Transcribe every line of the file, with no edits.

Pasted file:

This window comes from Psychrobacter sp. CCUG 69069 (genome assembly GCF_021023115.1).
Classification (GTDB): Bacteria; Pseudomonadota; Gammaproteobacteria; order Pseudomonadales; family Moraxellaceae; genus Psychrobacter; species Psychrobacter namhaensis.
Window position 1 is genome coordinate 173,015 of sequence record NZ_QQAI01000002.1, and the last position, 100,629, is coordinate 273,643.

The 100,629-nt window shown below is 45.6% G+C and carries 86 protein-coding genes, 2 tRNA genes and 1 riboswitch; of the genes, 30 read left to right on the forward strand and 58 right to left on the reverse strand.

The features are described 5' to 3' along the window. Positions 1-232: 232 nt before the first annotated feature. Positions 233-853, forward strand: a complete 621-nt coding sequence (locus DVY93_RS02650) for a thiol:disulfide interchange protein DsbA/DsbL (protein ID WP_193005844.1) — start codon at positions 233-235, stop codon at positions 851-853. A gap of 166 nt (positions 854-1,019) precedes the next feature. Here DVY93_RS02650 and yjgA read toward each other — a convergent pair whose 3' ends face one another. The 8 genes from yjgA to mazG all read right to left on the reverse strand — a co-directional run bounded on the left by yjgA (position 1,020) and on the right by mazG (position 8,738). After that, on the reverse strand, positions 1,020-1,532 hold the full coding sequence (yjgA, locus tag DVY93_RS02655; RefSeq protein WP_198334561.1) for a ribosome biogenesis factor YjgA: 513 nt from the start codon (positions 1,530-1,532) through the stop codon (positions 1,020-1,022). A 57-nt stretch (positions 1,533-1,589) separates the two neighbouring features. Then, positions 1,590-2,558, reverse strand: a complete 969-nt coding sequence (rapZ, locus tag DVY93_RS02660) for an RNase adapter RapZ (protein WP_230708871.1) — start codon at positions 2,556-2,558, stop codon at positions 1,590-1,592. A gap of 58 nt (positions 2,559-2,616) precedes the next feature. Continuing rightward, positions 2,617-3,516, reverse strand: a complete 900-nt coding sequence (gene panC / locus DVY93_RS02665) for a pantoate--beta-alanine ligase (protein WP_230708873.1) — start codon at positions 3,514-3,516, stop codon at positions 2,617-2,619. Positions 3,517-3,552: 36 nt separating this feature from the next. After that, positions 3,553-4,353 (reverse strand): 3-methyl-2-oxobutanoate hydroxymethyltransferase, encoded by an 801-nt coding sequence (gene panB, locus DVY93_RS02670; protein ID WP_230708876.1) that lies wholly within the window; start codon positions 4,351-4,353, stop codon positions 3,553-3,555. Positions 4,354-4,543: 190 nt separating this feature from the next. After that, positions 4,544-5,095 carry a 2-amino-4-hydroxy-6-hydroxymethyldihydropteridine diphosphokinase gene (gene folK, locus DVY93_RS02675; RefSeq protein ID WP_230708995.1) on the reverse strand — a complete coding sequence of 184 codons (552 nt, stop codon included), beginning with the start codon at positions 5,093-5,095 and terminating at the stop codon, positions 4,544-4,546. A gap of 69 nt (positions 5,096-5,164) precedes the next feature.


This window comes from Psychrobacter sp. CCUG 69069 (genome assembly GCF_021023115.1).
Classification (GTDB): Bacteria; Pseudomonadota; Gammaproteobacteria; order Pseudomonadales; family Moraxellaceae; genus Psychrobacter; species Psychrobacter namhaensis.
Window position 1 is genome coordinate 173,015 of sequence record NZ_QQAI01000002.1, and the last position, 100,629, is coordinate 273,643.

The 100,629-nt window shown below is 45.6% G+C and carries 86 protein-coding genes, 2 tRNA genes and 1 riboswitch; of the genes, 30 read left to right on the forward strand and 58 right to left on the reverse strand.

The features are described 5' to 3' along the window. Positions 1-232: 232 nt before the first annotated feature. Positions 233-853, forward strand: a complete 621-nt coding sequence (locus DVY93_RS02650) for a thiol:disulfide interchange protein DsbA/DsbL (protein ID WP_193005844.1) — start codon at positions 233-235, stop codon at positions 851-853. A gap of 166 nt (positions 854-1,019) precedes the next feature. Here DVY93_RS02650 and yjgA read toward each other — a convergent pair whose 3' ends face one another. The 8 genes from yjgA to mazG all read right to left on the reverse strand — a co-directional run bounded on the left by yjgA (position 1,020) and on the right by mazG (position 8,738). After that, on the reverse strand, positions 1,020-1,532 hold the full coding sequence (yjgA, locus tag DVY93_RS02655; RefSeq protein WP_198334561.1) for a ribosome biogenesis factor YjgA: 513 nt from the start codon (positions 1,530-1,532) through the stop codon (positions 1,020-1,022). A 57-nt stretch (positions 1,533-1,589) separates the two neighbouring features. Then, positions 1,590-2,558, reverse strand: a complete 969-nt coding sequence (rapZ, locus tag DVY93_RS02660) for an RNase adapter RapZ (protein WP_230708871.1) — start codon at positions 2,556-2,558, stop codon at positions 1,590-1,592. A gap of 58 nt (positions 2,559-2,616) precedes the next feature. Continuing rightward, positions 2,617-3,516, reverse strand: a complete 900-nt coding sequence (gene panC / locus DVY93_RS02665) for a pantoate--beta-alanine ligase (protein WP_230708873.1) — start codon at positions 3,514-3,516, stop codon at positions 2,617-2,619. Positions 3,517-3,552: 36 nt separating this feature from the next. After that, positions 3,553-4,353 (reverse strand): 3-methyl-2-oxobutanoate hydroxymethyltransferase, encoded by an 801-nt coding sequence (gene panB, locus DVY93_RS02670; protein ID WP_230708876.1) that lies wholly within the window; start codon positions 4,351-4,353, stop codon positions 3,553-3,555. Positions 4,354-4,543: 190 nt separating this feature from the next. After that, positions 4,544-5,095 carry a 2-amino-4-hydroxy-6-hydroxymethyldihydropteridine diphosphokinase gene (gene folK, locus DVY93_RS02675; RefSeq protein ID WP_230708995.1) on the reverse strand — a complete coding sequence of 184 codons (552 nt, stop codon included), beginning with the start codon at positions 5,093-5,095 and terminating at the stop codon, positions 4,544-4,546. A gap of 69 nt (positions 5,096-5,164) precedes the next feature.